Molly

Now, I have another daughter who is going through her "awkward" phase. She's tall, so she's carrying the weight a little differently. They both have boobs. One has a butt. They both have pubic hair. They both got their periods at age 12.


When they got their periods, I wanted that day to be remembered forever. I wanted it to be special like Claire Huxtable did for Lil' Rudy on "The Cosby Show." That episode is classic (start at 1:51 in the link)! I should've written down the dates my daughters got their periods. I didn't. Too many things going on. I regret it now.


I remember when I got my first period. No one told me that I didn't have to stop wearing a pad after it stopped until my mom saw me bending over to run a bath and noticed me still wearing a pad, two weeks after my period had ended. She was like, "What in the world!"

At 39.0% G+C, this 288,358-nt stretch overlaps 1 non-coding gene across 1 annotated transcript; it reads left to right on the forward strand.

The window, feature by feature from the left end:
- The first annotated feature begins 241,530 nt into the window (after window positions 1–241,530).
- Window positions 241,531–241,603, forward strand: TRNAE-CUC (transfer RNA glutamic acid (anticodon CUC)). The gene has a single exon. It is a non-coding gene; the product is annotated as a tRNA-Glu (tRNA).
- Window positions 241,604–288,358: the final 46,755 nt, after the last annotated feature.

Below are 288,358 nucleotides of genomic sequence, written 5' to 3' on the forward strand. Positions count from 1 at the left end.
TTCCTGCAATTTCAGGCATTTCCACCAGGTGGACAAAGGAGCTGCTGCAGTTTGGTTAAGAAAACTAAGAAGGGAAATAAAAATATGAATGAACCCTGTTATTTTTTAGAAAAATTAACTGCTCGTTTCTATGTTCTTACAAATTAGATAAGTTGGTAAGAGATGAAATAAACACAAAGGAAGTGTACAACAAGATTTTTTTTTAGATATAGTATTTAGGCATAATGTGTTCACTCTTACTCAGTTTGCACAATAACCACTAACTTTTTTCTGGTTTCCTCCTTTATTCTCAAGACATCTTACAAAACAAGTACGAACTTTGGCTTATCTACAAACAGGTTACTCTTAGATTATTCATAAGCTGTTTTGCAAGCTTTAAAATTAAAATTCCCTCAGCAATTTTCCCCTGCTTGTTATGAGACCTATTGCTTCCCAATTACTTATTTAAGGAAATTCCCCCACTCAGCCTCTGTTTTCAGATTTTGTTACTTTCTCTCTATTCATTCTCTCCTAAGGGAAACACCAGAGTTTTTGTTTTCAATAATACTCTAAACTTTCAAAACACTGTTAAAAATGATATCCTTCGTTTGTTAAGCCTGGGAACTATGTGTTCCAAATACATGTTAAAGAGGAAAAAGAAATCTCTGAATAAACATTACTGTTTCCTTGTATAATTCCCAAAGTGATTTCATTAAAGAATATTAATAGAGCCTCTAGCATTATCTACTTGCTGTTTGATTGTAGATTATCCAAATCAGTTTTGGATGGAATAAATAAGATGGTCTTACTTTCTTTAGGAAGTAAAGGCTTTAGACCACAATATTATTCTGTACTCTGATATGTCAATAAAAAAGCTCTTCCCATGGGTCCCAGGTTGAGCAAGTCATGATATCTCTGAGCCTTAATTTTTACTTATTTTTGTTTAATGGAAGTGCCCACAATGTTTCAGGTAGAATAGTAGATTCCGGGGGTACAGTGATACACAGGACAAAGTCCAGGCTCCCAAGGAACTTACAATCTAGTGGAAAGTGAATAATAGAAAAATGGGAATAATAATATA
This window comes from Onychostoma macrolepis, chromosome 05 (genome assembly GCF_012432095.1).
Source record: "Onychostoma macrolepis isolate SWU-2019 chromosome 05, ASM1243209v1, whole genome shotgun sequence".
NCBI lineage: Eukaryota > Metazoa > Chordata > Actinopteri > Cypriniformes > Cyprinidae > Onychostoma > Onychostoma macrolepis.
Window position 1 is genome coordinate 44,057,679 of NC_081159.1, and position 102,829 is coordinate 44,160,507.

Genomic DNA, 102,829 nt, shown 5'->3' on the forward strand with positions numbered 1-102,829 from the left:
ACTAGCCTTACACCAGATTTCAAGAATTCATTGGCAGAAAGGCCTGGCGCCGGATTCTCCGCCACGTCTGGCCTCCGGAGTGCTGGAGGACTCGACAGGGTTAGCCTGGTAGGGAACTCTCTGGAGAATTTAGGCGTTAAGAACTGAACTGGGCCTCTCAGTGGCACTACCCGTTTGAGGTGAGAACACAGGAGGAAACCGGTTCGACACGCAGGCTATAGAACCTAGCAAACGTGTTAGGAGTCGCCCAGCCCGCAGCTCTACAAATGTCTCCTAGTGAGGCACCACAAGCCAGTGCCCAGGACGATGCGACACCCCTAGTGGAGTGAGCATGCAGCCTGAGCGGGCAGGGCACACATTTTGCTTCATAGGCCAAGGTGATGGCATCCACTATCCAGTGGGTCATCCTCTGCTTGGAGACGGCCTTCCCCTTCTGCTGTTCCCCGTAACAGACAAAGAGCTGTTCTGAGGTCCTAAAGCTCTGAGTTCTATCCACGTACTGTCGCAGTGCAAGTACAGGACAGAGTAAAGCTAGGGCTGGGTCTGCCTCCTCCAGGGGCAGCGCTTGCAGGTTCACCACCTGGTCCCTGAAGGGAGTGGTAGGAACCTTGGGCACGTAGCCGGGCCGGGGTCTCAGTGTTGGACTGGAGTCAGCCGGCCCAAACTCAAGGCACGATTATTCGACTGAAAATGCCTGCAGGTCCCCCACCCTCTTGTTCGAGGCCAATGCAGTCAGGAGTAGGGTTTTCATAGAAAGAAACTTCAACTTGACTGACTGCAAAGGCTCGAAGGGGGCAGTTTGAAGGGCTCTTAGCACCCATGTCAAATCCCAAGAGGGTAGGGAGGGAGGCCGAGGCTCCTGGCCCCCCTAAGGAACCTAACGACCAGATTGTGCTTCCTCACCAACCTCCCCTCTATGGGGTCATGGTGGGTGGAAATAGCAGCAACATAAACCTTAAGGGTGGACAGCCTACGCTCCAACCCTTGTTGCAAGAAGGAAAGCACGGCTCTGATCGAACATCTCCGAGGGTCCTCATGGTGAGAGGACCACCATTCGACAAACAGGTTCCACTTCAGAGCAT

So, of course, that's the first thing I taught my daughters about their period. Everyone is so different, I realized. One kid gets cramps. Another doesn't. One kid gets it for seven days. The other only gets it for three days. One kid gets very sleepy the week before. Another one is straight up !@#$%-y. I really should have stock in Always with all the girls I have!


I also taught them something that I adopted in college—I called my period, Molly. A lot of my friends do too, now. And, I've passed that one to my girls. Back in the day, she might've been referred to as Aunt Flo; but today, it's Molly (and this was way before that drug ever came out!)


We were sitting at the table one day and one of my daughter's says, "Molly hasn't visited me this month yet." A younger daughter looks up and rightfully asks, "Who's Molly?" Their father was quietly laughing from the living room, I found out later.


Body Image


I can only speak to about girls because that's all I have. When my girls were little, they had no concept of body parts or being ashamed. They would run around naked after a bath and think it was funny.


I remember, about two years ago, they started becoming more body conscious and more aware of their changing bodies.


I went to help one daughter wash her back and she kept screaming, "Don't look at me! Don't look at me!" My response: "You came out of MY body, you know that, right?"